Munich Personal RePEc Archive

Basic income sustainability and productivity growth in cognitive capitalism: a first theoretical framework

Fumagalli, Andrea and Lucarelli, Stefano (2006): Basic income sustainability and productivity growth in cognitive capitalism: a first theoretical framework. Published in: Quaderni di Dipartimento di Economia e Metodi Quantitativi No. 183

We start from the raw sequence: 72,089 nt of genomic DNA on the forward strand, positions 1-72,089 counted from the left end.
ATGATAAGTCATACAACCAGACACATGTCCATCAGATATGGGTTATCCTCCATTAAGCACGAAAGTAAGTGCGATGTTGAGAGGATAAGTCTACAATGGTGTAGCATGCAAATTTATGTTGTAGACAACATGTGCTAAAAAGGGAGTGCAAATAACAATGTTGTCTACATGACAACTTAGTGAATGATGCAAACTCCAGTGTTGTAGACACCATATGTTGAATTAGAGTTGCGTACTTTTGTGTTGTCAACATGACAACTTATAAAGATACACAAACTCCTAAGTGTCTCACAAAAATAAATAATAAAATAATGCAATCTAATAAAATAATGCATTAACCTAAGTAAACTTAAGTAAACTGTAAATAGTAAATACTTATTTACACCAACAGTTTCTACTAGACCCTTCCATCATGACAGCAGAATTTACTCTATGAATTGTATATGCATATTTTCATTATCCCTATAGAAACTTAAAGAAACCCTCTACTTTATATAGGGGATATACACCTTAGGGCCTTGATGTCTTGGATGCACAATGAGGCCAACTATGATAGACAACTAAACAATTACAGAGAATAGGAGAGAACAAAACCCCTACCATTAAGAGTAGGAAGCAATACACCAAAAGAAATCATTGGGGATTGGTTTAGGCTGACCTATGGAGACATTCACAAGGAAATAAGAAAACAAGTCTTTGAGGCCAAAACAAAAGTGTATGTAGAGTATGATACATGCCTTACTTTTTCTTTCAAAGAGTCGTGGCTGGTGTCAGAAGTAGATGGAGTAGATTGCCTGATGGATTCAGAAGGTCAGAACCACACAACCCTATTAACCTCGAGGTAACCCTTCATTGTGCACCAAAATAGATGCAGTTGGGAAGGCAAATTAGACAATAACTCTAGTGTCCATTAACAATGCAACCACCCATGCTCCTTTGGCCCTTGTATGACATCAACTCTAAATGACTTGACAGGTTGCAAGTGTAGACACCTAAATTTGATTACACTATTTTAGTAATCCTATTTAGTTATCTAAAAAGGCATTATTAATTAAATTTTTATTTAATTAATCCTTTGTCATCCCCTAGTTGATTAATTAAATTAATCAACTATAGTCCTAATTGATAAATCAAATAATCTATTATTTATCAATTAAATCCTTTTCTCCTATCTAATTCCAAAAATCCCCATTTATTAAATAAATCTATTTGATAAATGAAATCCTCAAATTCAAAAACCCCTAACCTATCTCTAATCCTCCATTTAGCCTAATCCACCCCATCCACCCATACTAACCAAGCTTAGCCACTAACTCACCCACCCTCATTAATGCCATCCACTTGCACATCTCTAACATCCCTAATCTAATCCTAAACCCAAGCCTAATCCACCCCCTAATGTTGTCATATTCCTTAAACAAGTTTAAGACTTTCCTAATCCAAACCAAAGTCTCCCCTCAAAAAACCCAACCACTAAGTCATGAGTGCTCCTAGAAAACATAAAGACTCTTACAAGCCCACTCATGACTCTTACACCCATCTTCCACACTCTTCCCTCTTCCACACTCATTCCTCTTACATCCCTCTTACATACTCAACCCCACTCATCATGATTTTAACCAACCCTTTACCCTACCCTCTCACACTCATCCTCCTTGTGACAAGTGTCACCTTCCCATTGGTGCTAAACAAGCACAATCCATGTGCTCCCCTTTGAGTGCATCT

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This paper aims at proposing a first theoretical framework for studying the basic income sustainability. We consider the basic income not only as a tool of a policy to improve living standards and social well-being but, mostly, as the essential requisite to introduce a new stable compromise between capital and labour. Following the French Regulation School approach, we assert that the social compromise between capital and labour is founded on the redistribution of the productivity gains. Therefore we try to trace living standards and social well being problems back to their origins, i.e. the productivity growth. We think that describing the dynamics of productivity means understanding the main features of the contemporary capitalistic production. We first present a survey about BI in economic literature. We then focus on the socio-economic transformation of western countries and propose the term cognitive capitalism (CC) to describe the economic system after the Fordism paradigm crisis, highlighting the strong links between the exploitation of knowledge and the accumulation of surplus. Therefore we investigate the presence of a new type of Kaldor-Verdoorn law in cognitive capitalism (a virtuous circle among BI, increasing productivity - via knowledge and network externalities - output and employment). As a result, we first point out the ambiguous growth circle of the contemporary capitalism. Secondly we highlight that BI is compatible with the new way of accumulation, based on the exploitation of dynamic scale economies. BI increases productivity, through network (externalities) and learning processes and, at the same time, demand, via consumption level. This double result is not always guaranteed. It depends, on one side, on how much BI positively affects productivity, and the greater this probability, the lower the role played by intellectual property rights and the higher the diffusion of network economies (general intellect and social cooperation); on the other side, it depends on the way BI is financed. These results also depend on the assumption of closed economy, in which financial markets play no role at all.

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